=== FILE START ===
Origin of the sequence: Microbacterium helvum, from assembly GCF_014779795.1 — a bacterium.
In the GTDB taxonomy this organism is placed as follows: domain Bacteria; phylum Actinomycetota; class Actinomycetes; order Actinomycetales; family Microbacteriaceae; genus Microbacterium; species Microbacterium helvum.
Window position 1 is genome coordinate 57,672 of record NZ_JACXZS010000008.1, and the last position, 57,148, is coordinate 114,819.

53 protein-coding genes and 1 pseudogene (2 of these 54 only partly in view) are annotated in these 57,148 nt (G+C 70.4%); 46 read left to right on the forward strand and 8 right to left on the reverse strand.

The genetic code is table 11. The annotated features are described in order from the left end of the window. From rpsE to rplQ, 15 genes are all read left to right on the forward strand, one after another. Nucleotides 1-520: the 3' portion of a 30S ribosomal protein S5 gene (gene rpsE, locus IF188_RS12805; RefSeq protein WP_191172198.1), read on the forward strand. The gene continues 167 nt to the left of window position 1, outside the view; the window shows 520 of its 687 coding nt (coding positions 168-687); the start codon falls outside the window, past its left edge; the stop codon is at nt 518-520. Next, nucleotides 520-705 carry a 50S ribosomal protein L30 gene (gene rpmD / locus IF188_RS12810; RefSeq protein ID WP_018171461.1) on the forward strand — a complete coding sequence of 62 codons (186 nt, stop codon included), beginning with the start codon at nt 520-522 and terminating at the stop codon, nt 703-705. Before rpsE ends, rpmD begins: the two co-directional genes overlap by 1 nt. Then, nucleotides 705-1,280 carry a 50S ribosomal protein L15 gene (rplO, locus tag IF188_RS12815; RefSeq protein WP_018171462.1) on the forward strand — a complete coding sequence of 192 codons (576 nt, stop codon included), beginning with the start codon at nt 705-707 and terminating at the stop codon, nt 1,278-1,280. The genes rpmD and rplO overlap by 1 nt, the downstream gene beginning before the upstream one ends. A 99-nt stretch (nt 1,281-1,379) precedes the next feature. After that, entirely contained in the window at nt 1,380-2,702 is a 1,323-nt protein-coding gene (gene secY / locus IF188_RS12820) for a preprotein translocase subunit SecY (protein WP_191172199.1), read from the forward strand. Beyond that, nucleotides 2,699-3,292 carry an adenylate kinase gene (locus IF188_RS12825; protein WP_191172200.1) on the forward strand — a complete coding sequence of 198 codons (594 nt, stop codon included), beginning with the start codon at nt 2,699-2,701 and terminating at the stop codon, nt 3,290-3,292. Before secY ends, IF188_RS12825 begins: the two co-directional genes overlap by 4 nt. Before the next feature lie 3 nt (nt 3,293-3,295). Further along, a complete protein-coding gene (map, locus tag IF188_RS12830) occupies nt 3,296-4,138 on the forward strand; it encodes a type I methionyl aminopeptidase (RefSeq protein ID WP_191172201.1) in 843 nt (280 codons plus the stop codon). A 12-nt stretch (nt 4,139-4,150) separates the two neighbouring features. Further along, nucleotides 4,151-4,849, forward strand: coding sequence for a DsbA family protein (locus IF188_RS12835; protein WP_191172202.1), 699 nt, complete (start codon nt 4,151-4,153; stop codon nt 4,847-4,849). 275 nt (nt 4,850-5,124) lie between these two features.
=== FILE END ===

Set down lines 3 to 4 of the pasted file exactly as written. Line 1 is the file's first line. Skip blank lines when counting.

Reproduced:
Window position 1 is genome coordinate 57,672 of record NZ_JACXZS010000008.1, and the last position, 57,148, is coordinate 114,819.

53 protein-coding genes and 1 pseudogene (2 of these 54 only partly in view) are annotated in these 57,148 nt (G+C 70.4%); 46 read left to right on the forward strand and 8 right to left on the reverse strand.